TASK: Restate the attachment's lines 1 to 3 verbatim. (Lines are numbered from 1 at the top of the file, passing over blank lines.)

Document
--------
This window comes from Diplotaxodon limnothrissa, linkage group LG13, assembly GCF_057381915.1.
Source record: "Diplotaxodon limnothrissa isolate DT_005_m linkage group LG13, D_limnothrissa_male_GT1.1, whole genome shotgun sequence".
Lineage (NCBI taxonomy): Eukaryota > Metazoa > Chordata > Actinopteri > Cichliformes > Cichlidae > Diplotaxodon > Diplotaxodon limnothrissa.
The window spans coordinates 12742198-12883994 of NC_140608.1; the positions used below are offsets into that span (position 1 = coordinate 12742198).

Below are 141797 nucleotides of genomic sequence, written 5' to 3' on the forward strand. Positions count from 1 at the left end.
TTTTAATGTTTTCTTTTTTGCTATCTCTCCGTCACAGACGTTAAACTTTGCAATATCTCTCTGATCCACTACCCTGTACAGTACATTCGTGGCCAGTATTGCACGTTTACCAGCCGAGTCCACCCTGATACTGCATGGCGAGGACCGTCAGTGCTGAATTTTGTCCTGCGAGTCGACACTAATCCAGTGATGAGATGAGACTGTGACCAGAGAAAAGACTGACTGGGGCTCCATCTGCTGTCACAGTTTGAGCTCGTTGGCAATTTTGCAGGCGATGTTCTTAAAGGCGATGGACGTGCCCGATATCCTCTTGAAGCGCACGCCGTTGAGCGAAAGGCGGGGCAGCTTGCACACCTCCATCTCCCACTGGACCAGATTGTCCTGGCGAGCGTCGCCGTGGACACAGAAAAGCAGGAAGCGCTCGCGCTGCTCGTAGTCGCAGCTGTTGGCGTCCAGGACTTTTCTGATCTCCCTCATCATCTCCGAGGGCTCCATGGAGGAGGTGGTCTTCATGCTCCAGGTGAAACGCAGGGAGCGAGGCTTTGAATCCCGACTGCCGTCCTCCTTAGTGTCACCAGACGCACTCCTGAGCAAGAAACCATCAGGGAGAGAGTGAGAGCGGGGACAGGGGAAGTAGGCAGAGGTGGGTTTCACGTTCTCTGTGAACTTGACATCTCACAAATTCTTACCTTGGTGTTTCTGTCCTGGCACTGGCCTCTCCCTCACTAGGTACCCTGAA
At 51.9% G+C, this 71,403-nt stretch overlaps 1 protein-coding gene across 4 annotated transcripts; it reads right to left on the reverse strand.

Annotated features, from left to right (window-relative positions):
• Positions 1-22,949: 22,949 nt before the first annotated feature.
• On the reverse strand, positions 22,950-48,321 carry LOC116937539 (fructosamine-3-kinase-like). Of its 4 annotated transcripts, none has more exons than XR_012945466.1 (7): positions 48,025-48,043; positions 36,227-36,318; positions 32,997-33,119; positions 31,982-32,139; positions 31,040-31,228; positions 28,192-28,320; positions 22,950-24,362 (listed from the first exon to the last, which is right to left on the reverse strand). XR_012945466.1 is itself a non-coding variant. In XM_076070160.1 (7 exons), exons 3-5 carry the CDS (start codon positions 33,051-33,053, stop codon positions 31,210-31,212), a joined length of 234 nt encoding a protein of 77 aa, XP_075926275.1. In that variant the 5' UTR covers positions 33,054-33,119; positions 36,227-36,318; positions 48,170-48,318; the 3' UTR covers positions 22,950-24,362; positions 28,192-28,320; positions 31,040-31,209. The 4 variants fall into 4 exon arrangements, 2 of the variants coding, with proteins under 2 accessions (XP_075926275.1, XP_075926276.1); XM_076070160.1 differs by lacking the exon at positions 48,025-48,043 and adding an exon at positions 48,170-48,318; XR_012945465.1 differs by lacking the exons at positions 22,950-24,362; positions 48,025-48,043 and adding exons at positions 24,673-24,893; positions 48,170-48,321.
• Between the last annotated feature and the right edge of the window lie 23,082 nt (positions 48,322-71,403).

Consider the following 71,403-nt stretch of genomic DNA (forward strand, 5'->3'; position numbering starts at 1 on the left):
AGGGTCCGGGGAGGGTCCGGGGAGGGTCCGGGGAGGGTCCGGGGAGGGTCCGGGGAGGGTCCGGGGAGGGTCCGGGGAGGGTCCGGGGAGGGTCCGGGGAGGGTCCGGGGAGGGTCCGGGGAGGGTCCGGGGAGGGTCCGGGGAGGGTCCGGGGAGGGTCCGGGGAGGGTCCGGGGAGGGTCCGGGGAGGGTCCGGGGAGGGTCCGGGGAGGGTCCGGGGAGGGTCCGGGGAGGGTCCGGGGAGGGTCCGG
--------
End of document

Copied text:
This window comes from Diplotaxodon limnothrissa, linkage group LG13, assembly GCF_057381915.1.
Source record: "Diplotaxodon limnothrissa isolate DT_005_m linkage group LG13, D_limnothrissa_male_GT1.1, whole genome shotgun sequence".
Lineage (NCBI taxonomy): Eukaryota > Metazoa > Chordata > Actinopteri > Cichliformes > Cichlidae > Diplotaxodon > Diplotaxodon limnothrissa.